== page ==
In the Middle East, Palestinian and Israeli children have witnessed unprecedented violence for the past three years. Often overlooked is the mental trauma suffered by these children on both sides of the conflict. In the first of a two-part series, Ross Dunn visits Gaza City and looks at how Palestinian children have been affected.
She is only 13, but Riam Abu Shaloub is undergoing psychiatric treatment. Riam is suffering from what doctors call post-traumatic stress disorder.
The National Institute of Mental Health in Washington defines this illness as "an anxiety disorder that can develop after exposure to a terrifying event or ordeal, in which grave physical harm occurred or was threatened."
Riam's condition is a by-product of the violence that has raged around her home in the Jabalya refugee camp in the Gaza Strip for the past three years.
Her mother, Noura, 32, is alarmed at the changes in her daughter.
"As a result of the Israeli incursions to the Jabalya camp, the bombardment, my daughter has changed completely," she said.
Riam is not alone.
The Gaza Community Mental Health Program has estimated that nearly 55 percent of Palestinian children living in areas that were bombarded or shelled by Israeli troops started to develop Post-traumatic Stress Disorder (PTSD) symptoms.
In the case of Riam, the symptoms include memory loss, little appetite and lack of ability to concentrate at school. She is also restless at bedtime, sometimes waking in fright, after imagining Israeli soldiers in action.
She believes that there is at least one way to vanquish her demons. To the shock and dismay of her mother, Riam admits that she is considering volunteering for a suicide bombing mission.
"This is the only way, this is the only thing we can do," said Riam.
One of her physicians is not surprised by her statement. He is Dr. Khaled Dahlan, a psychiatrist in the Gaza Community Mental Health program.
Dr. Dahlan says that the Israeli army's operations in Gaza are preparing a fertile ground, in which Islamic militant groups can encourage more young Palestinians to become suicide bombers.
"When the Israeli army attacks the home at night and beat the father, beat the mother, so the child sees and begins to think 'I must do something," said Dr. Dahlan. "I see my father and my grandfather unable to protect themselves in my home, so I must do something,' and they prepared the climate for the fanatic idea."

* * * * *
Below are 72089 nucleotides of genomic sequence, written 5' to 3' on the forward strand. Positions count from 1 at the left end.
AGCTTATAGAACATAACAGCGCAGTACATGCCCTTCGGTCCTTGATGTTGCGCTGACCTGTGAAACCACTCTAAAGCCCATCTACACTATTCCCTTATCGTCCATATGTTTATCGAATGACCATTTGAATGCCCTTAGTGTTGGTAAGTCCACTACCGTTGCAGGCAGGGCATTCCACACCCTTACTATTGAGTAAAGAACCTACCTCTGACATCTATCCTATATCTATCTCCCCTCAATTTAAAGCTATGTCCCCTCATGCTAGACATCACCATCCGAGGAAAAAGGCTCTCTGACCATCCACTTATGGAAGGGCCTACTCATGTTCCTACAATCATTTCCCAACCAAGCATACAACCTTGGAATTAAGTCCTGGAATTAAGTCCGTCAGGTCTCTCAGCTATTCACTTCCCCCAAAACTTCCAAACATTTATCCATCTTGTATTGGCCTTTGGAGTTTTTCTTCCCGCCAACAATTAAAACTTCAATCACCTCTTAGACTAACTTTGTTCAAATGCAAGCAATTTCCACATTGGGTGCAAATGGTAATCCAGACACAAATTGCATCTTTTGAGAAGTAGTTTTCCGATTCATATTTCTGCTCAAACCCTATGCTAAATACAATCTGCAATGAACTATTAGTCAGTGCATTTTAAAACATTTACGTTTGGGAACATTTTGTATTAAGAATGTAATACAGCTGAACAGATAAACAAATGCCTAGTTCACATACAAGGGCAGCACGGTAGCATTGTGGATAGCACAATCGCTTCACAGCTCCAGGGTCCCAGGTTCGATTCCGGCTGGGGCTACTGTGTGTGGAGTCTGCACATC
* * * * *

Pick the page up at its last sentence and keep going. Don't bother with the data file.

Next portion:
Dr. Dahlan says that he once attended the funeral of a Palestinian killed by Israeli forces, and was shocked to see the reaction of one child.
"One time I found a small child, who [was] 10 years old, pick up the photograph of the martyr and put his photograph in place of the martyr," he said. "What does this mean as psychiatrist? It is very dangerous. This child in his unconscious would like to be a martyr, would like to make a suicide explosion."
The head of the Gaza Community Mental Health Program, Eyad Sarraj, has observed the same phenomenon.
"Out of the despair, the despair of how can we combat Israel with all these Phantoms [jet fighters], and all these Apaches [helicopter gun-ships], and all these tanks, how can we defeat such an army, a superpower, what can we do? And we are tribal, and we want to take revenge," said Eyad Sarraj. "As one of my clients told me, the only way is that each one of us should kill himself and kill an Israeli."
His staff at the health center works hard to prevent this from happening. They hold workshops with children. The therapy includes having the patients relive their experiences through story-telling, free drawing, and explanations of their dreams and nightmares.
Dr. Dahlan sees such techniques as helpful, but there is always a risk that children will suffer more traumas. He says the best medicine is prevention of violence, and adds that a real cure will only be found when Israel and the Palestinians finally make peace.
This report part of VOA's World Health series